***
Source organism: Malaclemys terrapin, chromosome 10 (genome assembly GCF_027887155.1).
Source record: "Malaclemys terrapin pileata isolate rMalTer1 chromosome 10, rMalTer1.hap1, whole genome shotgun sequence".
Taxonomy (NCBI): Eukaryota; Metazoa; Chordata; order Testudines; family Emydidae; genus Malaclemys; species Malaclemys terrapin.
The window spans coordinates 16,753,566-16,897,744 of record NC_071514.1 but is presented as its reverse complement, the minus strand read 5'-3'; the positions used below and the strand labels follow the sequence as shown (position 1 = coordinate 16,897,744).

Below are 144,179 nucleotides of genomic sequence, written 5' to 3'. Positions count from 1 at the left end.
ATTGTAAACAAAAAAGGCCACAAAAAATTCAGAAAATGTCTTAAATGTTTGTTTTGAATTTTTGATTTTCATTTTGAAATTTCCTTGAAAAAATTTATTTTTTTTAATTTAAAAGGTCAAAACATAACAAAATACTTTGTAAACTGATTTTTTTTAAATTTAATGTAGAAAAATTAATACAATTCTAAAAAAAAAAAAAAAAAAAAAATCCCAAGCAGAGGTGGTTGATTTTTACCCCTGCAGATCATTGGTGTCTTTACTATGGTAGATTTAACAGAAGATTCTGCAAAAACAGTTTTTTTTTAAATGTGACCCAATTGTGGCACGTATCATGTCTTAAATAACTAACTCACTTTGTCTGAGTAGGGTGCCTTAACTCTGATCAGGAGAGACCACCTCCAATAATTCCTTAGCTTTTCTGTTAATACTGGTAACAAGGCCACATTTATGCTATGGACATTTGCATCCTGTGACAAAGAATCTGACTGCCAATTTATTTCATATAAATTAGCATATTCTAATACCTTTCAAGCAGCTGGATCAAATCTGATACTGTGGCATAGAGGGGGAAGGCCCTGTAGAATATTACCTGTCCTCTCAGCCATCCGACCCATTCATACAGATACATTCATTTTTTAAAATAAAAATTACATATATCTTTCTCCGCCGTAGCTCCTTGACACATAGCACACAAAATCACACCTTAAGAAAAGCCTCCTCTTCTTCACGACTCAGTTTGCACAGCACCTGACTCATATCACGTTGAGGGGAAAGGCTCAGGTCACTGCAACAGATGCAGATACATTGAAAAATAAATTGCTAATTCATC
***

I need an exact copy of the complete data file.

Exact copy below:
Source organism: Malaclemys terrapin, chromosome 10 (genome assembly GCF_027887155.1).
Source record: "Malaclemys terrapin pileata isolate rMalTer1 chromosome 10, rMalTer1.hap1, whole genome shotgun sequence".
Taxonomy (NCBI): Eukaryota; Metazoa; Chordata; order Testudines; family Emydidae; genus Malaclemys; species Malaclemys terrapin.
The window spans coordinates 16,753,566-16,897,744 of record NC_071514.1 but is presented as its reverse complement, the minus strand read 5'-3'; the positions used below and the strand labels follow the sequence as shown (position 1 = coordinate 16,897,744).

Below are 144,179 nucleotides of genomic sequence, written 5' to 3'. Positions count from 1 at the left end.
ATTGTAAACAAAAAAGGCCACAAAAAATTCAGAAAATGTCTTAAATGTTTGTTTTGAATTTTTGATTTTCATTTTGAAATTTCCTTGAAAAAATTTATTTTTTTTAATTTAAAAGGTCAAAACATAACAAAATACTTTGTAAACTGATTTTTTTTAAATTTAATGTAGAAAAATTAATACAATTCTAAAAAAAAAAAAAAAAAAAAAATCCCAAGCAGAGGTGGTTGATTTTTACCCCTGCAGATCATTGGTGTCTTTACTATGGTAGATTTAACAGAAGATTCTGCAAAAACAGTTTTTTTTTAAATGTGACCCAATTGTGGCACGTATCATGTCTTAAATAACTAACTCACTTTGTCTGAGTAGGGTGCCTTAACTCTGATCAGGAGAGACCACCTCCAATAATTCCTTAGCTTTTCTGTTAATACTGGTAACAAGGCCACATTTATGCTATGGACATTTGCATCCTGTGACAAAGAATCTGACTGCCAATTTATTTCATATAAATTAGCATATTCTAATACCTTTCAAGCAGCTGGATCAAATCTGATACTGTGGCATAGAGGGGGAAGGCCCTGTAGAATATTACCTGTCCTCTCAGCCATCCGACCCATTCATACAGATACATTCATTTTTTAAAATAAAAATTACATATATCTTTCTCCGCCGTAGCTCCTTGACACATAGCACACAAAATCACACCTTAAGAAAAGCCTCCTCTTCTTCACGACTCAGTTTGCACAGCACCTGACTCATATCACGTTGAGGGGAAAGGCTCAGGTCACTGCAACAGATGCAGATACATTGAAAAATAAATTGCTAATTCATC